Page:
مدیریت منابع انسانی در گروه های پروژه : اثر طول مدت پروژه بر اثربخشی توسعه تیم
|کد مقاله||سال انتشار||تعداد صفحات مقاله انگلیسی||ترجمه فارسی|
|4444||2010||9 صفحه PDF||سفارش دهید|
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Publisher : Elsevier - Science Direct (الزویر - ساینس دایرکت)
Journal : International Journal of Project Management, Volume 28, Issue 5, July 2010, Pages 413–421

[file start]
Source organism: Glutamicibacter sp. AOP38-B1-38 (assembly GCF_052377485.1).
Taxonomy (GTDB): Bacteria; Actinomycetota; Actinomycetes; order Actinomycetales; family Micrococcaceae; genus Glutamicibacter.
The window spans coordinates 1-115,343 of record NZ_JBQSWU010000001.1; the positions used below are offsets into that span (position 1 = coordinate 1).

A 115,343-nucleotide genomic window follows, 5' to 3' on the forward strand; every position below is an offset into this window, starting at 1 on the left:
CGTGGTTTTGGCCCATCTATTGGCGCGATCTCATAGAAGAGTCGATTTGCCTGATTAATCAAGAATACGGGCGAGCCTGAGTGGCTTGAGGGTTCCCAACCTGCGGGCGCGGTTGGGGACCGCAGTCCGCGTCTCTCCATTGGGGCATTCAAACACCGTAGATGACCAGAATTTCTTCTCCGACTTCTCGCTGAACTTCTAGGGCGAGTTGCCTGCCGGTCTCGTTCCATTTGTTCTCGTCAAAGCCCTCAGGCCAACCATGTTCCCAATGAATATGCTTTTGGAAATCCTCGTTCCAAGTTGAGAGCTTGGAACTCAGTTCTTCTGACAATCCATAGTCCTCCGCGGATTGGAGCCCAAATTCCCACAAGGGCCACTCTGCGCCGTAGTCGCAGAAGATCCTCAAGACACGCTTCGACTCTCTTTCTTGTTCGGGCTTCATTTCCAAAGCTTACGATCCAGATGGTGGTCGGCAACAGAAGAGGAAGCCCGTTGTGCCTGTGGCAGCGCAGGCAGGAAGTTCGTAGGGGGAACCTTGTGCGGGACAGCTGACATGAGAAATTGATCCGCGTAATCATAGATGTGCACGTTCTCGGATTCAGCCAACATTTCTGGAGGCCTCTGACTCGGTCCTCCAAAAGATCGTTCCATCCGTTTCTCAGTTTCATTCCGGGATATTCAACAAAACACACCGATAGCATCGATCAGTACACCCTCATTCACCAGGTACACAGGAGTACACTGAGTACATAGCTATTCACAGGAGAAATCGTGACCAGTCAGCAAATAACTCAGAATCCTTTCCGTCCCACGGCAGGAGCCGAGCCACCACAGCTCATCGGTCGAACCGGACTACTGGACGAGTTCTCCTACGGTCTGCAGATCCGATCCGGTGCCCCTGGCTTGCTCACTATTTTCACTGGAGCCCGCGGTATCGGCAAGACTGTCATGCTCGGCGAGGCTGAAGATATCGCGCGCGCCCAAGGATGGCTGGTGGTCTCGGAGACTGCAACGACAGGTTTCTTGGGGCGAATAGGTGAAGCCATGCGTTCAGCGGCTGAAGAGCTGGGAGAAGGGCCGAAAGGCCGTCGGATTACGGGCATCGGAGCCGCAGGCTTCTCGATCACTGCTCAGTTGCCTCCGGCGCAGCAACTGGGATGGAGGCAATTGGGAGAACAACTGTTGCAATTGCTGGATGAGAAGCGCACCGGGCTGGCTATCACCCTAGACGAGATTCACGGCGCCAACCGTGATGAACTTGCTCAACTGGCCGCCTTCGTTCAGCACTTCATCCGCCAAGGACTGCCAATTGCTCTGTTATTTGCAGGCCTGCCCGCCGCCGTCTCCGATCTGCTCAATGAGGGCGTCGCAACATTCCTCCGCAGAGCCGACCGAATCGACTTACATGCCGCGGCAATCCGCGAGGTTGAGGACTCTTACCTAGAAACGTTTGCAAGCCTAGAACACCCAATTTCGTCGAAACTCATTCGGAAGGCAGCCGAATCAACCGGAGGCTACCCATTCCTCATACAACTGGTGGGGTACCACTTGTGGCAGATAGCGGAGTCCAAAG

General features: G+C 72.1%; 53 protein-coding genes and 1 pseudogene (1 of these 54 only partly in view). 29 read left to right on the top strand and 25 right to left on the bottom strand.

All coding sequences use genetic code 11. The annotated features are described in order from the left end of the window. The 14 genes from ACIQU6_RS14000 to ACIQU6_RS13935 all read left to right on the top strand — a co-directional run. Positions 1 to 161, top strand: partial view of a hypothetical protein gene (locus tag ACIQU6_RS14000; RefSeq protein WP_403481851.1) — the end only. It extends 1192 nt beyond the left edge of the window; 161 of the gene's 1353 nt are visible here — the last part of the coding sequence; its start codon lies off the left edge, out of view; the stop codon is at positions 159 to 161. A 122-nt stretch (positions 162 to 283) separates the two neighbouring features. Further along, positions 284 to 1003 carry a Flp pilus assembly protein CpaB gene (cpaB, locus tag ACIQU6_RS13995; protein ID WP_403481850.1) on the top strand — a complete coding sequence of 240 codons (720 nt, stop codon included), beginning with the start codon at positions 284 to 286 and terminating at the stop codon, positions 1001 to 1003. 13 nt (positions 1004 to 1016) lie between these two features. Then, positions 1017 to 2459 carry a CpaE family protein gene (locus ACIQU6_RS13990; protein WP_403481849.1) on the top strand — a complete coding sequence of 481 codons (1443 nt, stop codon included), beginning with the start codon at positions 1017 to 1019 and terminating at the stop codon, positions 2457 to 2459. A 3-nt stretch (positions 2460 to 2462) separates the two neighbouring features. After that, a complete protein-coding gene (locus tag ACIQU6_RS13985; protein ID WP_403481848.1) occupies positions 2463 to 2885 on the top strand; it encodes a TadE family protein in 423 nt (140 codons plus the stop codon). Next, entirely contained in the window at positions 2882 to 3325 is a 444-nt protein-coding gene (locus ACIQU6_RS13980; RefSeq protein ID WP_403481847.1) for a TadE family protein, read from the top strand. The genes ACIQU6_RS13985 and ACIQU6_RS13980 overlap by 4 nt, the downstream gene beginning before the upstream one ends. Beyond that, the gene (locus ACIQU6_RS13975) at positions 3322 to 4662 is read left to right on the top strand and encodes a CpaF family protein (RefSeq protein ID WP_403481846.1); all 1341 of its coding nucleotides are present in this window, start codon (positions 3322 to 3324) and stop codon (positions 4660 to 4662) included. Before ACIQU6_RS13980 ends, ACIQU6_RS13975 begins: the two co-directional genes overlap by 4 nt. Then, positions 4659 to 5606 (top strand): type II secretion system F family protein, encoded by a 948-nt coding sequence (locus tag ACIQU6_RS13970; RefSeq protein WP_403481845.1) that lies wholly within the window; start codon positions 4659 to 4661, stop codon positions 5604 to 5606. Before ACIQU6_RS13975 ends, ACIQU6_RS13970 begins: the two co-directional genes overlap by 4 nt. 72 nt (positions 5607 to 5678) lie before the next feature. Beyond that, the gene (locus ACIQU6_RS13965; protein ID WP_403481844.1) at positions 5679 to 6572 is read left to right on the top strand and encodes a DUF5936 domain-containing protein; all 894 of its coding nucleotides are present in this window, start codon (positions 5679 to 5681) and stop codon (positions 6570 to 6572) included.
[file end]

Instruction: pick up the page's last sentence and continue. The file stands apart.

The literature has found contradictory results regarding the impact of human resource management on project success. This paper focuses on one important human resource management process – team development – to investigate its importance in the project environment. Results show that most team development practices that work well in the operational business environment do not have a significant influence on project success. However, project duration was found to moderate the relationship between team development and project success: the effectiveness of team development increases in longer projects. The paper identifies and analyzes team development practices that have a positive impact on project success exclusively in long projects.